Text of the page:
|There's more than one way to do things|
I'm a hiring manager, though I don't get to play one on TV. (That's probably a Good Thing :-)
One of the challenges in interviewing is to plan out a set of questions that gets at
"Closed-ended" questions ("what do the symbols $ @ % and * mean...") will tell you how well a candidate knows the mechanics of Perl, but if you limit yourself to them, you're liable to hire a complete doofus who happens to know some facts about Perl.
"Open-ended" questions can get at how a candidate thinks ("tell me about a gnarly problem you solved with Perl") and what their values are ("what are the characteristics of a project that is well suited to Perl"). You want a few "values" questions thrown into the mix to help judge how the candidate will fit in with the culture. But, if you limit yourself to open-ended questions, you risk hiring a thinker who can't produce.
To complicate this, imagine that you have a 30 minute interview slot.
What to do?
A technique I picked up from a good manager a while back, and have since refined, is to pose a "vague problem with no right answer1" and ask the candidate how they would approach it. The value of being vague is that you'll quickly see whether the candidate will stop and ask questions. (A candidate who jumps right in without taking the time to determine whether they're solving the right problem is not someone I want on my team.) I'll often throw a few hints to a candidate who gets stuck. (Would you want someone on your team who would rather stay stuck or plunge headlong down a blind alley rather than take a hint?)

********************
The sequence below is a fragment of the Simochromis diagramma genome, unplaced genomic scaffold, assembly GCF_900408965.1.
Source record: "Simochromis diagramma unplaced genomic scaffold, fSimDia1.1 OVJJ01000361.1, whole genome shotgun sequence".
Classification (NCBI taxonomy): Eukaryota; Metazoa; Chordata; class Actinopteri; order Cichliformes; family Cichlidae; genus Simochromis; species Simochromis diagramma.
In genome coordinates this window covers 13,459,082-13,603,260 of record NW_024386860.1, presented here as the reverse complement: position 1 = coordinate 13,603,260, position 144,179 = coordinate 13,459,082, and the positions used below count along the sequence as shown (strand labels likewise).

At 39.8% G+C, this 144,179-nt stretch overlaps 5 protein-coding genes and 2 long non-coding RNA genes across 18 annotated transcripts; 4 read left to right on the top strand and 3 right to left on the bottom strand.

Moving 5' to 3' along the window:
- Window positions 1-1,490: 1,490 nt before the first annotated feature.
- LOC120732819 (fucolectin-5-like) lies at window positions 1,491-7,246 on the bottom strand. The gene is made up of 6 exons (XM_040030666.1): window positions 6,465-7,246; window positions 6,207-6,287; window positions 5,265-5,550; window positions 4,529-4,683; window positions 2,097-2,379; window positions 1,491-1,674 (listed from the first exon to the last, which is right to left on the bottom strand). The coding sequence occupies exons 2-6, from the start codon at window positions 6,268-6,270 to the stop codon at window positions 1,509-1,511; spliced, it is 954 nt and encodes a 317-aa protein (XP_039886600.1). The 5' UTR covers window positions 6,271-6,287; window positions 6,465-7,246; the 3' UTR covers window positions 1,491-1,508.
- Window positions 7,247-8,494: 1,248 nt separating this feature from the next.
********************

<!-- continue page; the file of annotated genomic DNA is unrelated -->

The vague problem typically involves some simple elements of OO modeling (simple enough to tell me within a few minutes whether the candidate "gets" objects). After getting them to do a sketch on the whiteboard (which tells something about how the candidate will communicate in design meetings -- doubly important here since many of the folks I work with aren't native English speakers). I ask them to sketch out a class definition in whatever language they're most comfortable with, and pseudo-code one or two methods. (This tells me whether they can implement with objects.) As necessary, I'll toss in a few close-ended questions.
Finally, if we've gotten this far and have some time left, I'll ask them to discuss the strengths and weakness of their approach. (Can this candidate reflect on their work? Are they self-critical?) The candidate who asks how I would solve the problem gets extra points (for showing that they can seek new viewpoints, not for stroking my mighty ego).
With a little practice using this approach, here's what you can find out in 30 minutes:
It's been my experience that a candidate who nails these is the one you want, unless you have really narrow technical requirements that they can't satisfy within your time window.
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1 I ask the candidate how they would model and implement the inner workings of Minesweeper (avoiding UI details unless I'm hiring a UI developer). There are several approaches to Minesweeper that "work", and several wrong approaches. A few candidates have demonstrated that there are also seriously wrong approaches. I've had candidates use C++, Java, and Perl. (The few who've tried straight C tended to flunk badly.)